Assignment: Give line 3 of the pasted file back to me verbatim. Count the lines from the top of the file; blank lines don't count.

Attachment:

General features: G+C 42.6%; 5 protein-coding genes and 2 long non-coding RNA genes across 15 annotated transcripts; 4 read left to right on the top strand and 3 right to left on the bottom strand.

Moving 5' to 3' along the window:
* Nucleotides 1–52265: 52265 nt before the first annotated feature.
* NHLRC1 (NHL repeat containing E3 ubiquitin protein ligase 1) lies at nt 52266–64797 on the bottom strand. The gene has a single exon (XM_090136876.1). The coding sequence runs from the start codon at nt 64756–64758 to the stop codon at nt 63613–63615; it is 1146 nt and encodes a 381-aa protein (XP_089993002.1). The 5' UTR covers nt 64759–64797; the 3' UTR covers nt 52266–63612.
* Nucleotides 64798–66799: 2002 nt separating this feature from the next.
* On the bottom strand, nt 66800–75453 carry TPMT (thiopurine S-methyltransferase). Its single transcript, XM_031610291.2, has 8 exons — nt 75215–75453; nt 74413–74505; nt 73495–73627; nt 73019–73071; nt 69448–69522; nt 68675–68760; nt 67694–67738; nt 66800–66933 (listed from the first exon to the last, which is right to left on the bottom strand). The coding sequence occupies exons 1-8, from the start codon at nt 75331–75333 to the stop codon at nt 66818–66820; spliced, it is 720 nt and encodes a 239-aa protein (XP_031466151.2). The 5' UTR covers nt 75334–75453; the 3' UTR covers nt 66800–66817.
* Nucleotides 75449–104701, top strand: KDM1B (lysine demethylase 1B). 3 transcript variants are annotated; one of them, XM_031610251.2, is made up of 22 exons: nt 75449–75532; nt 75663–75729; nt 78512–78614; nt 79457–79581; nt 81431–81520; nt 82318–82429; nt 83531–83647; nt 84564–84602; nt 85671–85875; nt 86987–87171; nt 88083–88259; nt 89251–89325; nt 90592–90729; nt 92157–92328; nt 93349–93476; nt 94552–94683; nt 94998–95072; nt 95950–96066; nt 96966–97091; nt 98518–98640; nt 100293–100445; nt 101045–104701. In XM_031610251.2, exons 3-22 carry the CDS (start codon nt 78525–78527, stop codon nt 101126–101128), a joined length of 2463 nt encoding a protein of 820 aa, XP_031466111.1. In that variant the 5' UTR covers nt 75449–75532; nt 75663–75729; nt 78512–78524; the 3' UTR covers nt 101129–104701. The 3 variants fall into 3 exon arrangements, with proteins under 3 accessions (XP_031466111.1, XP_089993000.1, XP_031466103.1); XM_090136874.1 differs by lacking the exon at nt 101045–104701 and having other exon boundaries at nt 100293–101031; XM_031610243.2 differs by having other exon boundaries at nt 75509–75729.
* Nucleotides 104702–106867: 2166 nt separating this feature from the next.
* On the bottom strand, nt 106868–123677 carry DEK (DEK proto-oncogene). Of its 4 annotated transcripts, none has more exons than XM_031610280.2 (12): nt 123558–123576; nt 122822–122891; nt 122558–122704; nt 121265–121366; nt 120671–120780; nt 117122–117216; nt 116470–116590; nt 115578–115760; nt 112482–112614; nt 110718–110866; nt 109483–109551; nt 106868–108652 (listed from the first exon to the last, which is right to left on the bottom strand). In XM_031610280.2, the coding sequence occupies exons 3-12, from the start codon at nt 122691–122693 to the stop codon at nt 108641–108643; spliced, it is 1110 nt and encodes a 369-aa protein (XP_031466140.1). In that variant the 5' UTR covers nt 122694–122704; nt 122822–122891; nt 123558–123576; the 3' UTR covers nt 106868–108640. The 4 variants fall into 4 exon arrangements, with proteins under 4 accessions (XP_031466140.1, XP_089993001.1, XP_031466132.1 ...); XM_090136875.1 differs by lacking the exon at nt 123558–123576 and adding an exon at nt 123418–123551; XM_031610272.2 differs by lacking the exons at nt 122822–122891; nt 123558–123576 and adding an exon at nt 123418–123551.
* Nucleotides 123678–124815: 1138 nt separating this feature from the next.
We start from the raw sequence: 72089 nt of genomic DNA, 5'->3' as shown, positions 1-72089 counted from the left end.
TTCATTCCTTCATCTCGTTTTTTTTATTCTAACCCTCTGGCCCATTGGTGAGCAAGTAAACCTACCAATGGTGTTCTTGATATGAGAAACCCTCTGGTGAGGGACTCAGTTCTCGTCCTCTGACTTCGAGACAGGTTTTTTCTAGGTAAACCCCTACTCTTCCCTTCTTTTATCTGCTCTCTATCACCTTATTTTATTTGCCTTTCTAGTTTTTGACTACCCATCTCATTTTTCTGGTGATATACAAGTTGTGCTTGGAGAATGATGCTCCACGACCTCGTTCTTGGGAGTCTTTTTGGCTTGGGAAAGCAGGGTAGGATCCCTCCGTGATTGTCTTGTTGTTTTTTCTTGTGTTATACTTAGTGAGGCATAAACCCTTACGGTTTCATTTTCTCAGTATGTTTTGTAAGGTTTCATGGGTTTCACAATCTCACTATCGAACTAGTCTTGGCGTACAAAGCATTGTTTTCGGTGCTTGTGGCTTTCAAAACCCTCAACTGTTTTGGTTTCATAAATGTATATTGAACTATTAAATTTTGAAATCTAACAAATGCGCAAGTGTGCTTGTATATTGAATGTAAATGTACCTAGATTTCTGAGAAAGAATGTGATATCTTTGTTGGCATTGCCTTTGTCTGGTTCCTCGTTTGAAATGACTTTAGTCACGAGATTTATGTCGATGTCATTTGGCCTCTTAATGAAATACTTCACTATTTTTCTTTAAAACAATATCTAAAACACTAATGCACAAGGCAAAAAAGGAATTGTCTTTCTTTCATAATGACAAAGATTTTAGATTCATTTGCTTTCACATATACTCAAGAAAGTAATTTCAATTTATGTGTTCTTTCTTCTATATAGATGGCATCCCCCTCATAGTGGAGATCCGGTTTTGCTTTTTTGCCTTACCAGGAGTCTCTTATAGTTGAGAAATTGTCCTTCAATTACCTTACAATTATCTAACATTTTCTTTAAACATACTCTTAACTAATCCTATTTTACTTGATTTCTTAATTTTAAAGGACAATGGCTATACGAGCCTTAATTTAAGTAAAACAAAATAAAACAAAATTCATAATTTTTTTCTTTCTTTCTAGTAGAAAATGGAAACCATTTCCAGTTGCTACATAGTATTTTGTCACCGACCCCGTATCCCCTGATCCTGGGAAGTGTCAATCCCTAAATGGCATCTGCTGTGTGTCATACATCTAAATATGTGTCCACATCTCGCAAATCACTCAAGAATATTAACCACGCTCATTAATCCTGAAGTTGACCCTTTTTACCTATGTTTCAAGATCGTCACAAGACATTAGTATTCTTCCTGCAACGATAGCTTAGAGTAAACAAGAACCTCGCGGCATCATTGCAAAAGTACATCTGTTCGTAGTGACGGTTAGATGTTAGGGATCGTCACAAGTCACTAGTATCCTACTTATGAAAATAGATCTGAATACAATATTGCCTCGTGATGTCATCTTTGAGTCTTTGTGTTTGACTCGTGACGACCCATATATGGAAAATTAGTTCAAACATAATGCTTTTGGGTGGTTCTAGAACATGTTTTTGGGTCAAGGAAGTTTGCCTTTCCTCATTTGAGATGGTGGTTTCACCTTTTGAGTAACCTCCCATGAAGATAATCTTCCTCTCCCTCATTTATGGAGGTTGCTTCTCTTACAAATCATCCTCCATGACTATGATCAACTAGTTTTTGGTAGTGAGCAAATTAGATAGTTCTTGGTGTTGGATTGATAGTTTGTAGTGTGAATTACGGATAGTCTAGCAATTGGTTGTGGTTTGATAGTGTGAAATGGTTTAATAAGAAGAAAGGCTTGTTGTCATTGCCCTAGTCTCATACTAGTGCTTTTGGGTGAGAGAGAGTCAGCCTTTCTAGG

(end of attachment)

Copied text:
* Nucleotides 1–52265: 52265 nt before the first annotated feature.